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The right solutions can increase the uptake of Blockchain technology across enterprises

(Image credit: Image Credit: Zapp2Photo / Shutterstock)

Blockchain is at an inflection point today with momentum shifting from the creation and exploration of the technology to the building of practical business applications. According to a recent report, 56 per cent of global enterprises plan to use blockchain by 2020 (opens in new tab).By leveraging the benefits that blockchain technology offers, thousands of businesses around the world might be able to solve the market inefficiencies they currently endure. Much like the monumental shift from paper to online, the uptake of blockchain technology by companies around the world will see a huge shift in the way many industries do business.

Financial institutions including HSBC, Standard Chartered, Bank of China, Deutsche Bank, Société Générale and UBS, amongst many others, are reportedly turning to blockchain technology to help speed up, simplify and reduce their risks associated with the $16 trillion global annual trade (opens in new tab). Banks hope the decentralised nature of the technology, which draws on and verifies information from thousands of different sources, will eliminate vast reams of paper documentation and unlock up to $2 billion in extra financing business within eight years (opens in new tab).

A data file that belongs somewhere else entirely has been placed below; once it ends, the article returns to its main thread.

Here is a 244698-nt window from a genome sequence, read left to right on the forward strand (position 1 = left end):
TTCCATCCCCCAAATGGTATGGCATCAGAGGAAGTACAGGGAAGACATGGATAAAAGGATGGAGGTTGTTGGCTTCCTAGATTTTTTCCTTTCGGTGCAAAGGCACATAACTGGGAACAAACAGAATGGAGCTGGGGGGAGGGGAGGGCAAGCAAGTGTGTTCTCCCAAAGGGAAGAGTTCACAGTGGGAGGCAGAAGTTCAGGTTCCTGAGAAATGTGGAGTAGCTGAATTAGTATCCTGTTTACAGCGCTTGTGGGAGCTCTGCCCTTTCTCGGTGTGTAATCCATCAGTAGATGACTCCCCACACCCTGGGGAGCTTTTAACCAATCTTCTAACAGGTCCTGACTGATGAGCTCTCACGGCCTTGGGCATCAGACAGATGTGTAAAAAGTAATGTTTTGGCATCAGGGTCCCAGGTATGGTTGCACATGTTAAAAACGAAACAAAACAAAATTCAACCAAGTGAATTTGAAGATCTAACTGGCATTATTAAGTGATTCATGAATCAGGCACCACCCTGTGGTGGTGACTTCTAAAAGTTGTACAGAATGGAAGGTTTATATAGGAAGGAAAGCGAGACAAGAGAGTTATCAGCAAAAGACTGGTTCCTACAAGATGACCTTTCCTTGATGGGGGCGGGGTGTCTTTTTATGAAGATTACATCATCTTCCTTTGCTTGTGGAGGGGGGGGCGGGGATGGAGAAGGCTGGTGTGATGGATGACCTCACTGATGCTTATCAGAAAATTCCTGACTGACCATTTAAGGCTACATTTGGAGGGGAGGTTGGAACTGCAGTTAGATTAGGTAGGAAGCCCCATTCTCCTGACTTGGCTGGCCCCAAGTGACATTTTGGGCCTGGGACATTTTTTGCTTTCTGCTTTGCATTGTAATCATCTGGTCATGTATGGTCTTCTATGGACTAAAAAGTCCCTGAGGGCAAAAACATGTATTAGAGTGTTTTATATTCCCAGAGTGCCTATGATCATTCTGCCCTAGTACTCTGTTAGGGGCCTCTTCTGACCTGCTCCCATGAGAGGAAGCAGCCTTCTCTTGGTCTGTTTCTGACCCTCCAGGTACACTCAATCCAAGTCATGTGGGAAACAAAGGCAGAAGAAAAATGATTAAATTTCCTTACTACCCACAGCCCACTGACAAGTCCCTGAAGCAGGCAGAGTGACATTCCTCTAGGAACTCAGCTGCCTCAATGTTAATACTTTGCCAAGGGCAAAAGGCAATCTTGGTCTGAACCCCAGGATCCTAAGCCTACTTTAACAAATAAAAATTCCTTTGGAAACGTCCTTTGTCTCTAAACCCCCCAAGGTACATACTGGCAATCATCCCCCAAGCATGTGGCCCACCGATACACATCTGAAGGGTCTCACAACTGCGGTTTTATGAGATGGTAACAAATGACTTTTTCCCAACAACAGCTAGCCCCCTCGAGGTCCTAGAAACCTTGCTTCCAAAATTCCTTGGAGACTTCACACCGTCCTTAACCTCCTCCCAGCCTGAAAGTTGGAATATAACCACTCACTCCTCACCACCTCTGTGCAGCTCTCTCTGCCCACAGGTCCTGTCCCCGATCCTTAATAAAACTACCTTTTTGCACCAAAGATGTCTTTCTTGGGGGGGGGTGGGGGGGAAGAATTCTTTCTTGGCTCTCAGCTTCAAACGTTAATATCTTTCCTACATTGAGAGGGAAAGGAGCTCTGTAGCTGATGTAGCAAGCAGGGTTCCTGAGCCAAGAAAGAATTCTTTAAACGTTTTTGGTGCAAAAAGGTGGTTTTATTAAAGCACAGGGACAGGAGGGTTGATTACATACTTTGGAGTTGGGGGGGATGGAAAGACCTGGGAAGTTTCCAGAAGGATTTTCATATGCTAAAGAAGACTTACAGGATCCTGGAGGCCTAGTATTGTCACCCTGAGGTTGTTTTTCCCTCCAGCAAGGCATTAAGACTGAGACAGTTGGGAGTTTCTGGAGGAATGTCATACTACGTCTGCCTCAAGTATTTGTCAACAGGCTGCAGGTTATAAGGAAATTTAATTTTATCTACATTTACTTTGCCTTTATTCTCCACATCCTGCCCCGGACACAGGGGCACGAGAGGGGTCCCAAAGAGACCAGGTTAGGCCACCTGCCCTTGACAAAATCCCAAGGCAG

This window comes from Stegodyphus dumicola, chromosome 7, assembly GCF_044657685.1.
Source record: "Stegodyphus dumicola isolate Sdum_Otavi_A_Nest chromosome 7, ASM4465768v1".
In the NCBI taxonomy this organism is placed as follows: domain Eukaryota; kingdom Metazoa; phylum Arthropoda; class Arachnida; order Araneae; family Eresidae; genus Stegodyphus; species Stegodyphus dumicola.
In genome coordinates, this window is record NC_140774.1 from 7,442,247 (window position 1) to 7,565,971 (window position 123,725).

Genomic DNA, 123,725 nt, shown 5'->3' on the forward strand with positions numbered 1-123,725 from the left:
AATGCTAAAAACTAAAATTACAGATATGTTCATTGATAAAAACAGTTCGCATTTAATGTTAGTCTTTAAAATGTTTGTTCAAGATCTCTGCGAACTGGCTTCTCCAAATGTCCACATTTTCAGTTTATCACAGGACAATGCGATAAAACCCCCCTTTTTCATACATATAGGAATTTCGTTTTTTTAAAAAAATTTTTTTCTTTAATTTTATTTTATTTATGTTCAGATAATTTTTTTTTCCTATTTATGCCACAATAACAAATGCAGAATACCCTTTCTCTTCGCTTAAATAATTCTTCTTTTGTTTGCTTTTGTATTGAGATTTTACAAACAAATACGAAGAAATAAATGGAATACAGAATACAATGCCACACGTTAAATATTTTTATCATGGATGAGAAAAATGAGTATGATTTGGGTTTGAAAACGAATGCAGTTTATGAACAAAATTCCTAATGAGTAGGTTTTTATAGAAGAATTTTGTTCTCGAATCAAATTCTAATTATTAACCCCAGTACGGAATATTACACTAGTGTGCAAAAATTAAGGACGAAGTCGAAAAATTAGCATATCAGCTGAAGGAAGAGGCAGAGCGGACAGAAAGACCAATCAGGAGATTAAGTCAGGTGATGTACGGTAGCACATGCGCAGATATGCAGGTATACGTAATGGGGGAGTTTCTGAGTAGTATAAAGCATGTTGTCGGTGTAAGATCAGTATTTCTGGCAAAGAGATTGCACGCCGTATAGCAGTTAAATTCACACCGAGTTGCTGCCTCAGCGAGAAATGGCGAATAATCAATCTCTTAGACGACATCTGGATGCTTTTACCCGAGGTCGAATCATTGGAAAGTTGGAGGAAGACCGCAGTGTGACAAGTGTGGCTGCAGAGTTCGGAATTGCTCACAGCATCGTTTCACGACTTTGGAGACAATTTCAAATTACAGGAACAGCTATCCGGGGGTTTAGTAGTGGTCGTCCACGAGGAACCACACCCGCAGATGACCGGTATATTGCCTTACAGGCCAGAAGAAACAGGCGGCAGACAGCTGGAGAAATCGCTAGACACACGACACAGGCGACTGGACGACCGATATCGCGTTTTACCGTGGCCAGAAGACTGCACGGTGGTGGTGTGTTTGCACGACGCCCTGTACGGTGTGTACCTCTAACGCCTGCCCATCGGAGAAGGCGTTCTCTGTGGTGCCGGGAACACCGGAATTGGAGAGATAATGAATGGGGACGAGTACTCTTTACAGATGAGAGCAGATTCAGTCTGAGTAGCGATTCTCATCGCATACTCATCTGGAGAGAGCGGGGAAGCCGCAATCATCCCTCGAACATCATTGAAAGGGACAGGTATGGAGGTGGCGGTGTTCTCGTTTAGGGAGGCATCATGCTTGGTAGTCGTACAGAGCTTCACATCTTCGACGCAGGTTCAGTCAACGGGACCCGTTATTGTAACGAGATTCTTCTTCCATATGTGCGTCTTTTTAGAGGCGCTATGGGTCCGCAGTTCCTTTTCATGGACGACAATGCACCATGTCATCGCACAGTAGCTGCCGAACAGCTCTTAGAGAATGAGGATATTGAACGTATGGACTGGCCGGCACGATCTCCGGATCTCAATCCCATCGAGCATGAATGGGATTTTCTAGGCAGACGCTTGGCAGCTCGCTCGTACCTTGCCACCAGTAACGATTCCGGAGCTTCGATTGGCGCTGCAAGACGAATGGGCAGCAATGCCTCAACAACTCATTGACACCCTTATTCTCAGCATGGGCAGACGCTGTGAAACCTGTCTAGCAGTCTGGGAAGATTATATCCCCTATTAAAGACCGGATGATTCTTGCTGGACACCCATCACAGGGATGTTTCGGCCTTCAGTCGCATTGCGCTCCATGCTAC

Blockchain technology can provide unprecedented opportunities that cannot be replicated over centralised platforms. It reduces operational costs, maximises efficiency and integrates regulatory compliance within the system.

The current regulatory landscape is built around a model of blame. With IT outages and cyber breaches, one person within every organisations holds all responsibility, and in turn, also all the blame. Blockchain technology can take this away from an individual to embed it within a distributed trust platform. Not only can compliance be embedded within the ledger, it can also provide unprecedented security to all transactions on the system. Every movement on the blockchain is recorded and unalterable, providing the much-needed trust and transparency advocated by regulators worldwide.

Despite this, 45 per cent of executives are still wary of the technology (opens in new tab) and have cited the lack of scalability, energy-consuming mechanisms and the operational risks of blockchain integration as the biggest deterrents to mass adoption.

Dave Locke, Chief Technology Advisor, World Wide Technology (opens in new tab)
Image Credit: Zapp2Photo / Shutterstock

Dave Locke is the Chief Technology Advisor at World Wide Technology.